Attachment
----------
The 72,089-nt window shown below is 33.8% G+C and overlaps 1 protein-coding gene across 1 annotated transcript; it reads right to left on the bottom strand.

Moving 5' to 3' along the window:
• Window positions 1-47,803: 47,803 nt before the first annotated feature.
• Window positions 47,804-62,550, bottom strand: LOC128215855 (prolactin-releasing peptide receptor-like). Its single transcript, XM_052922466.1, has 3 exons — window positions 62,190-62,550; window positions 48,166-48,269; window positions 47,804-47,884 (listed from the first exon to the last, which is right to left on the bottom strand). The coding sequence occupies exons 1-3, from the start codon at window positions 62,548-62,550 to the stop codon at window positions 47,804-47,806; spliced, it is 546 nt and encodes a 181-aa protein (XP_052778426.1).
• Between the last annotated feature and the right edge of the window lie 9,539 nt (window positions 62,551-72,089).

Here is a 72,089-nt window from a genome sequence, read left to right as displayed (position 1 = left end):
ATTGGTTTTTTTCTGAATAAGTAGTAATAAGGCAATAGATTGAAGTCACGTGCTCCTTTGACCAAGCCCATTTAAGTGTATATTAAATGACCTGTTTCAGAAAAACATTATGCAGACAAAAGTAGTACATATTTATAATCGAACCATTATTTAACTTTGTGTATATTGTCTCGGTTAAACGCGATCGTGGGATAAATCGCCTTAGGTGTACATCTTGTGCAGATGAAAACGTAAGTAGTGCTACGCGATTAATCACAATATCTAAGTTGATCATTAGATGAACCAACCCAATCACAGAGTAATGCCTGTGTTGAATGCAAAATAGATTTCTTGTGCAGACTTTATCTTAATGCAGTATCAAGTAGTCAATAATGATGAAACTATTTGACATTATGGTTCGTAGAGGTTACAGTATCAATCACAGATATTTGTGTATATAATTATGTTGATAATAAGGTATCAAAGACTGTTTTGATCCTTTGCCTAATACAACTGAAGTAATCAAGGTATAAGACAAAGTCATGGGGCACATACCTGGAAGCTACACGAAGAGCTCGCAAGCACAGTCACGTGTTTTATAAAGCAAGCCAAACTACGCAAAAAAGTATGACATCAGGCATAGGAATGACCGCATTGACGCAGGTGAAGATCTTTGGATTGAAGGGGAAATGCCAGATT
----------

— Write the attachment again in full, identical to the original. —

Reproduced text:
The 72,089-nt window shown below is 33.8% G+C and overlaps 1 protein-coding gene across 1 annotated transcript; it reads right to left on the bottom strand.

Moving 5' to 3' along the window:
• Window positions 1-47,803: 47,803 nt before the first annotated feature.
• Window positions 47,804-62,550, bottom strand: LOC128215855 (prolactin-releasing peptide receptor-like). Its single transcript, XM_052922466.1, has 3 exons — window positions 62,190-62,550; window positions 48,166-48,269; window positions 47,804-47,884 (listed from the first exon to the last, which is right to left on the bottom strand). The coding sequence occupies exons 1-3, from the start codon at window positions 62,548-62,550 to the stop codon at window positions 47,804-47,806; spliced, it is 546 nt and encodes a 181-aa protein (XP_052778426.1).
• Between the last annotated feature and the right edge of the window lie 9,539 nt (window positions 62,551-72,089).

Here is a 72,089-nt window from a genome sequence, read left to right as displayed (position 1 = left end):
ATTGGTTTTTTTCTGAATAAGTAGTAATAAGGCAATAGATTGAAGTCACGTGCTCCTTTGACCAAGCCCATTTAAGTGTATATTAAATGACCTGTTTCAGAAAAACATTATGCAGACAAAAGTAGTACATATTTATAATCGAACCATTATTTAACTTTGTGTATATTGTCTCGGTTAAACGCGATCGTGGGATAAATCGCCTTAGGTGTACATCTTGTGCAGATGAAAACGTAAGTAGTGCTACGCGATTAATCACAATATCTAAGTTGATCATTAGATGAACCAACCCAATCACAGAGTAATGCCTGTGTTGAATGCAAAATAGATTTCTTGTGCAGACTTTATCTTAATGCAGTATCAAGTAGTCAATAATGATGAAACTATTTGACATTATGGTTCGTAGAGGTTACAGTATCAATCACAGATATTTGTGTATATAATTATGTTGATAATAAGGTATCAAAGACTGTTTTGATCCTTTGCCTAATACAACTGAAGTAATCAAGGTATAAGACAAAGTCATGGGGCACATACCTGGAAGCTACACGAAGAGCTCGCAAGCACAGTCACGTGTTTTATAAAGCAAGCCAAACTACGCAAAAAAGTATGACATCAGGCATAGGAATGACCGCATTGACGCAGGTGAAGATCTTTGGATTGAAGGGGAAATGCCAGATT